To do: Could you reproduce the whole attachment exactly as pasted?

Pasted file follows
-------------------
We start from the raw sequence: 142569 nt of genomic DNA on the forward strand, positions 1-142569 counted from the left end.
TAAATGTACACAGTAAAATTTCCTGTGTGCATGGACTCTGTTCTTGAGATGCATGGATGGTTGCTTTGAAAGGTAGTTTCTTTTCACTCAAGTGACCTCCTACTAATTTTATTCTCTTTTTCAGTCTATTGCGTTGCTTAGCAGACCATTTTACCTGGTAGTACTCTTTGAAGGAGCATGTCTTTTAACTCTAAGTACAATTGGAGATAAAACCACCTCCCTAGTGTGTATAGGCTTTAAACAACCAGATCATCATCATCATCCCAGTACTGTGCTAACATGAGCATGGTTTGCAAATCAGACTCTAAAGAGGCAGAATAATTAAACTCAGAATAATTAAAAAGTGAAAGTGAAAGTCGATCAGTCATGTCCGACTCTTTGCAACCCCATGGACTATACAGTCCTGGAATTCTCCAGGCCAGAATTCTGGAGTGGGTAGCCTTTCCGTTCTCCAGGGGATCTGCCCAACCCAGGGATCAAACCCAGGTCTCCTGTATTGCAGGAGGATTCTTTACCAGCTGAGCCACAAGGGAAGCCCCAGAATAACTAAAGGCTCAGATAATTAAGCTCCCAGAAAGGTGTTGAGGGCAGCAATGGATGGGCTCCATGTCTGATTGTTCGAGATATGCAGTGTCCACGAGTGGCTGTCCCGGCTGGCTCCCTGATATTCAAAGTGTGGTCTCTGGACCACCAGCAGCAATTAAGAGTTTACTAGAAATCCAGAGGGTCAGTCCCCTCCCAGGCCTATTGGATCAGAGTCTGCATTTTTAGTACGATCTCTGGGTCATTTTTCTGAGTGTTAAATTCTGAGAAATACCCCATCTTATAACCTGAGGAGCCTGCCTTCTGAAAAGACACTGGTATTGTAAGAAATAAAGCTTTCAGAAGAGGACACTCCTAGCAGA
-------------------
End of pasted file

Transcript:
We start from the raw sequence: 142569 nt of genomic DNA on the forward strand, positions 1-142569 counted from the left end.
TAAATGTACACAGTAAAATTTCCTGTGTGCATGGACTCTGTTCTTGAGATGCATGGATGGTTGCTTTGAAAGGTAGTTTCTTTTCACTCAAGTGACCTCCTACTAATTTTATTCTCTTTTTCAGTCTATTGCGTTGCTTAGCAGACCATTTTACCTGGTAGTACTCTTTGAAGGAGCATGTCTTTTAACTCTAAGTACAATTGGAGATAAAACCACCTCCCTAGTGTGTATAGGCTTTAAACAACCAGATCATCATCATCATCCCAGTACTGTGCTAACATGAGCATGGTTTGCAAATCAGACTCTAAAGAGGCAGAATAATTAAACTCAGAATAATTAAAAAGTGAAAGTGAAAGTCGATCAGTCATGTCCGACTCTTTGCAACCCCATGGACTATACAGTCCTGGAATTCTCCAGGCCAGAATTCTGGAGTGGGTAGCCTTTCCGTTCTCCAGGGGATCTGCCCAACCCAGGGATCAAACCCAGGTCTCCTGTATTGCAGGAGGATTCTTTACCAGCTGAGCCACAAGGGAAGCCCCAGAATAACTAAAGGCTCAGATAATTAAGCTCCCAGAAAGGTGTTGAGGGCAGCAATGGATGGGCTCCATGTCTGATTGTTCGAGATATGCAGTGTCCACGAGTGGCTGTCCCGGCTGGCTCCCTGATATTCAAAGTGTGGTCTCTGGACCACCAGCAGCAATTAAGAGTTTACTAGAAATCCAGAGGGTCAGTCCCCTCCCAGGCCTATTGGATCAGAGTCTGCATTTTTAGTACGATCTCTGGGTCATTTTTCTGAGTGTTAAATTCTGAGAAATACCCCATCTTATAACCTGAGGAGCCTGCCTTCTGAAAAGACACTGGTATTGTAAGAAATAAAGCTTTCAGAAGAGGACACTCCTAGCAGA